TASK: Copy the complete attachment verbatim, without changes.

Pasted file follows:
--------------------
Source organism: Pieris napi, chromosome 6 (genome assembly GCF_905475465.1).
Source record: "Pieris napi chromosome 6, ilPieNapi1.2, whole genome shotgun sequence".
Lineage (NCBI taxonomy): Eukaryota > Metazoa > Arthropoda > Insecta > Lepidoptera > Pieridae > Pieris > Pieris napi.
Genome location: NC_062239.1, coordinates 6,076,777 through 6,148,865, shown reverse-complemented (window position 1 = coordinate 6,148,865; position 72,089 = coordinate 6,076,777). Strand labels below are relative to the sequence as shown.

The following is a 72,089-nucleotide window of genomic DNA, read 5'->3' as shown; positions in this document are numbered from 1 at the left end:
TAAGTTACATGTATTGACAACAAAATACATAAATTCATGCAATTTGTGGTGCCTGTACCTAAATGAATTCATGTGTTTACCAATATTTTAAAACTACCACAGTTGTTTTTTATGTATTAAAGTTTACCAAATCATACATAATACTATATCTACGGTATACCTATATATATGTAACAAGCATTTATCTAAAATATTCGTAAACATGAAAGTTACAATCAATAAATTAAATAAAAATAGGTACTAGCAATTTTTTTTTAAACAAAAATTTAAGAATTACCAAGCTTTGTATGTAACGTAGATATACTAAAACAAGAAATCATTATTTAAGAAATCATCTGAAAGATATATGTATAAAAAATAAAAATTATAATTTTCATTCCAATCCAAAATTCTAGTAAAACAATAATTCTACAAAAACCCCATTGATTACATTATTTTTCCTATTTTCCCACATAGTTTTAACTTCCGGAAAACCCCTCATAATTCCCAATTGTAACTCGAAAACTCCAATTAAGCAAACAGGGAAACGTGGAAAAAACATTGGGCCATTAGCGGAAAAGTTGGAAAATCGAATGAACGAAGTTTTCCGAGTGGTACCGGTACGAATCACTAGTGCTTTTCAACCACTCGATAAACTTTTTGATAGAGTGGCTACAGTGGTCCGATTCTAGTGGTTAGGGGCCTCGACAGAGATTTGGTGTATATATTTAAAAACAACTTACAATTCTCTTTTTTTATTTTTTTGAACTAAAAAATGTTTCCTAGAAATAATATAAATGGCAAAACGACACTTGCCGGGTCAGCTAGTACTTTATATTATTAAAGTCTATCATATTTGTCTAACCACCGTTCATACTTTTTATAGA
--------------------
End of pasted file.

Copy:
Source organism: Pieris napi, chromosome 6 (genome assembly GCF_905475465.1).
Source record: "Pieris napi chromosome 6, ilPieNapi1.2, whole genome shotgun sequence".
Lineage (NCBI taxonomy): Eukaryota > Metazoa > Arthropoda > Insecta > Lepidoptera > Pieridae > Pieris > Pieris napi.
Genome location: NC_062239.1, coordinates 6,076,777 through 6,148,865, shown reverse-complemented (window position 1 = coordinate 6,148,865; position 72,089 = coordinate 6,076,777). Strand labels below are relative to the sequence as shown.

The following is a 72,089-nucleotide window of genomic DNA, read 5'->3' as shown; positions in this document are numbered from 1 at the left end:
TAAGTTACATGTATTGACAACAAAATACATAAATTCATGCAATTTGTGGTGCCTGTACCTAAATGAATTCATGTGTTTACCAATATTTTAAAACTACCACAGTTGTTTTTTATGTATTAAAGTTTACCAAATCATACATAATACTATATCTACGGTATACCTATATATATGTAACAAGCATTTATCTAAAATATTCGTAAACATGAAAGTTACAATCAATAAATTAAATAAAAATAGGTACTAGCAATTTTTTTTTAAACAAAAATTTAAGAATTACCAAGCTTTGTATGTAACGTAGATATACTAAAACAAGAAATCATTATTTAAGAAATCATCTGAAAGATATATGTATAAAAAATAAAAATTATAATTTTCATTCCAATCCAAAATTCTAGTAAAACAATAATTCTACAAAAACCCCATTGATTACATTATTTTTCCTATTTTCCCACATAGTTTTAACTTCCGGAAAACCCCTCATAATTCCCAATTGTAACTCGAAAACTCCAATTAAGCAAACAGGGAAACGTGGAAAAAACATTGGGCCATTAGCGGAAAAGTTGGAAAATCGAATGAACGAAGTTTTCCGAGTGGTACCGGTACGAATCACTAGTGCTTTTCAACCACTCGATAAACTTTTTGATAGAGTGGCTACAGTGGTCCGATTCTAGTGGTTAGGGGCCTCGACAGAGATTTGGTGTATATATTTAAAAACAACTTACAATTCTCTTTTTTTATTTTTTTGAACTAAAAAATGTTTCCTAGAAATAATATAAATGGCAAAACGACACTTGCCGGGTCAGCTAGTACTTTATATTATTAAAGTCTATCATATTTGTCTAACCACCGTTCATACTTTTTATAGA